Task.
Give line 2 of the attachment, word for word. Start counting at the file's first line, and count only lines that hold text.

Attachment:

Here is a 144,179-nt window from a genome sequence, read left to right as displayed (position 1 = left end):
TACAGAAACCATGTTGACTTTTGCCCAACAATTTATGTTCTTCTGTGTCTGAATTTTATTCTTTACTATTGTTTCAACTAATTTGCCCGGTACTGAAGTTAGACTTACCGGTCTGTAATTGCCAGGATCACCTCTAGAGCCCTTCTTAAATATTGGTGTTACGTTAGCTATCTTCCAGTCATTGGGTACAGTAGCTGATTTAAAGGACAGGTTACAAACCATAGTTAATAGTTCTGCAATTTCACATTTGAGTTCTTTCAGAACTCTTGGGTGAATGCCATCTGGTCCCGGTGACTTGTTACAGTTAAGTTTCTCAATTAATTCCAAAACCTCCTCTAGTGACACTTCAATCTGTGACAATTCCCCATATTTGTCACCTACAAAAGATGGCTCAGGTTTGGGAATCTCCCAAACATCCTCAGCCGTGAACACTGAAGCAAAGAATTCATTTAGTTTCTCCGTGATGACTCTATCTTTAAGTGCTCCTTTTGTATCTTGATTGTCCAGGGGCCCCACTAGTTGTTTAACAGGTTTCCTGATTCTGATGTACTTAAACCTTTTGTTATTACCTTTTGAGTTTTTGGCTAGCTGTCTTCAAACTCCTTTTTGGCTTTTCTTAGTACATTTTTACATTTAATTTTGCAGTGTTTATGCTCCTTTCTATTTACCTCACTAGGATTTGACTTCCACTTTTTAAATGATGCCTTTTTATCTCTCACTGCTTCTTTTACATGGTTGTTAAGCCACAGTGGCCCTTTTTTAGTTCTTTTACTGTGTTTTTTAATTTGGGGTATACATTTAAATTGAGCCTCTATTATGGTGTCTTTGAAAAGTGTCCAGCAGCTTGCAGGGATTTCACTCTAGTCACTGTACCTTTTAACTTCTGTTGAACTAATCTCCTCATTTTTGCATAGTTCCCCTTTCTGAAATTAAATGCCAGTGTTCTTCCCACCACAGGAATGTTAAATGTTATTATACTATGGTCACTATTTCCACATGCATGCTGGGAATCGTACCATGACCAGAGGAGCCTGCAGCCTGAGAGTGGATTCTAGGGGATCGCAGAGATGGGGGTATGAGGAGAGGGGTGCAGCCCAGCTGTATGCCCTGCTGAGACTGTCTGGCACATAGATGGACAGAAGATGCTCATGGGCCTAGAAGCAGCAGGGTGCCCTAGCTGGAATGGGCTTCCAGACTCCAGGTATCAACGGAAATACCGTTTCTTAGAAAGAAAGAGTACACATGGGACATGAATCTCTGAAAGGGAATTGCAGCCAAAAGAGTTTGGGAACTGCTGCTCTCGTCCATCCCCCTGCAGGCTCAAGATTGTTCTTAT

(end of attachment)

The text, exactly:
TACAGAAACCATGTTGACTTTTGCCCAACAATTTATGTTCTTCTGTGTCTGAATTTTATTCTTTACTATTGTTTCAACTAATTTGCCCGGTACTGAAGTTAGACTTACCGGTCTGTAATTGCCAGGATCACCTCTAGAGCCCTTCTTAAATATTGGTGTTACGTTAGCTATCTTCCAGTCATTGGGTACAGTAGCTGATTTAAAGGACAGGTTACAAACCATAGTTAATAGTTCTGCAATTTCACATTTGAGTTCTTTCAGAACTCTTGGGTGAATGCCATCTGGTCCCGGTGACTTGTTACAGTTAAGTTTCTCAATTAATTCCAAAACCTCCTCTAGTGACACTTCAATCTGTGACAATTCCCCATATTTGTCACCTACAAAAGATGGCTCAGGTTTGGGAATCTCCCAAACATCCTCAGCCGTGAACACTGAAGCAAAGAATTCATTTAGTTTCTCCGTGATGACTCTATCTTTAAGTGCTCCTTTTGTATCTTGATTGTCCAGGGGCCCCACTAGTTGTTTAACAGGTTTCCTGATTCTGATGTACTTAAACCTTTTGTTATTACCTTTTGAGTTTTTGGCTAGCTGTCTTCAAACTCCTTTTTGGCTTTTCTTAGTACATTTTTACATTTAATTTTGCAGTGTTTATGCTCCTTTCTATTTACCTCACTAGGATTTGACTTCCACTTTTTAAATGATGCCTTTTTATCTCTCACTGCTTCTTTTACATGGTTGTTAAGCCACAGTGGCCCTTTTTTAGTTCTTTTACTGTGTTTTTTAATTTGGGGTATACATTTAAATTGAGCCTCTATTATGGTGTCTTTGAAAAGTGTCCAGCAGCTTGCAGGGATTTCACTCTAGTCACTGTACCTTTTAACTTCTGTTGAACTAATCTCCTCATTTTTGCATAGTTCCCCTTTCTGAAATTAAATGCCAGTGTTCTTCCCACCACAGGAATGTTAAATGTTATTATACTATGGTCACTATTTCCACATGCATGCTGGGAATCGTACCATGACCAGAGGAGCCTGCAGCCTGAGAGTGGATTCTAGGGGATCGCAGAGATGGGGGTATGAGGAGAGGGGTGCAGCCCAGCTGTATGCCCTGCTGAGACTGTCTGGCACATAGATGGACAGAAGATGCTCATGGGCCTAGAAGCAGCAGGGTGCCCTAGCTGGAATGGGCTTCCAGACTCCAGGTATCAACGGAAATACCGTTTCTTAGAAAGAAAGAGTACACATGGGACATGAATCTCTGAAAGGGAATTGCAGCCAAAAGAGTTTGGGAACTGCTGCTCTCGTCCATCCCCCTGCAGGCTCAAGATTGTTCTTAT